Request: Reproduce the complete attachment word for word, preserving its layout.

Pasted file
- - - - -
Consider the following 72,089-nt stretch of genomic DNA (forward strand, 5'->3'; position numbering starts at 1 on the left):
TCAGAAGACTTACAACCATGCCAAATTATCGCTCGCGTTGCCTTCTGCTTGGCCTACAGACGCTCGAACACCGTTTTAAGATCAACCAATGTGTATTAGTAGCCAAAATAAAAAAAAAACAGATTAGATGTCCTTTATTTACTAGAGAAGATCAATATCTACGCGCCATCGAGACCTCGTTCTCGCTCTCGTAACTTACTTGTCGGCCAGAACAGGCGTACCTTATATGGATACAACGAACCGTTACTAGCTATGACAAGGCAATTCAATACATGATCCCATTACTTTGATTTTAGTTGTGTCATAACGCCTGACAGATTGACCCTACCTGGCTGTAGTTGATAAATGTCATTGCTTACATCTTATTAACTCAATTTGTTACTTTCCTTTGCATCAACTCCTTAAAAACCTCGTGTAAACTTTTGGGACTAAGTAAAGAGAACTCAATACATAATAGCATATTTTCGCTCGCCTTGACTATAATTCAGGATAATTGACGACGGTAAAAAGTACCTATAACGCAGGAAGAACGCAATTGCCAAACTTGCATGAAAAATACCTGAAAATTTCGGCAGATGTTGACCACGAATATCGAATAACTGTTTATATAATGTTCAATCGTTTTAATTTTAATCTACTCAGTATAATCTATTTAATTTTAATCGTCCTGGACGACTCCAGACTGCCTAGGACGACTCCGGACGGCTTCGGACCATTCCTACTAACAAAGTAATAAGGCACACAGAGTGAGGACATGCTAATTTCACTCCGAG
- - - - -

Consider the following 72,089-nt stretch of genomic DNA (forward strand, 5'->3'; position numbering starts at 1 on the left):
TCAGAAGACTTACAACCATGCCAAATTATCGCTCGCGTTGCCTTCTGCTTGGCCTACAGACGCTCGAACACCGTTTTAAGATCAACCAATGTGTATTAGTAGCCAAAATAAAAAAAAAACAGATTAGATGTCCTTTATTTACTAGAGAAGATCAATATCTACGCGCCATCGAGACCTCGTTCTCGCTCTCGTAACTTACTTGTCGGCCAGAACAGGCGTACCTTATATGGATACAACGAACCGTTACTAGCTATGACAAGGCAATTCAATACATGATCCCATTACTTTGATTTTAGTTGTGTCATAACGCCTGACAGATTGACCCTACCTGGCTGTAGTTGATAAATGTCATTGCTTACATCTTATTAACTCAATTTGTTACTTTCCTTTGCATCAACTCCTTAAAAACCTCGTGTAAACTTTTGGGACTAAGTAAAGAGAACTCAATACATAATAGCATATTTTCGCTCGCCTTGACTATAATTCAGGATAATTGACGACGGTAAAAAGTACCTATAACGCAGGAAGAACGCAATTGCCAAACTTGCATGAAAAATACCTGAAAATTTCGGCAGATGTTGACCACGAATATCGAATAACTGTTTATATAATGTTCAATCGTTTTAATTTTAATCTACTCAGTATAATCTATTTAATTTTAATCGTCCTGGACGACTCCAGACTGCCTAGGACGACTCCGGACGGCTTCGGACCATTCCTACTAACAAAGTAATAAGGCACACAGAGTGAGGACATGCTAATTTCACTCCGAG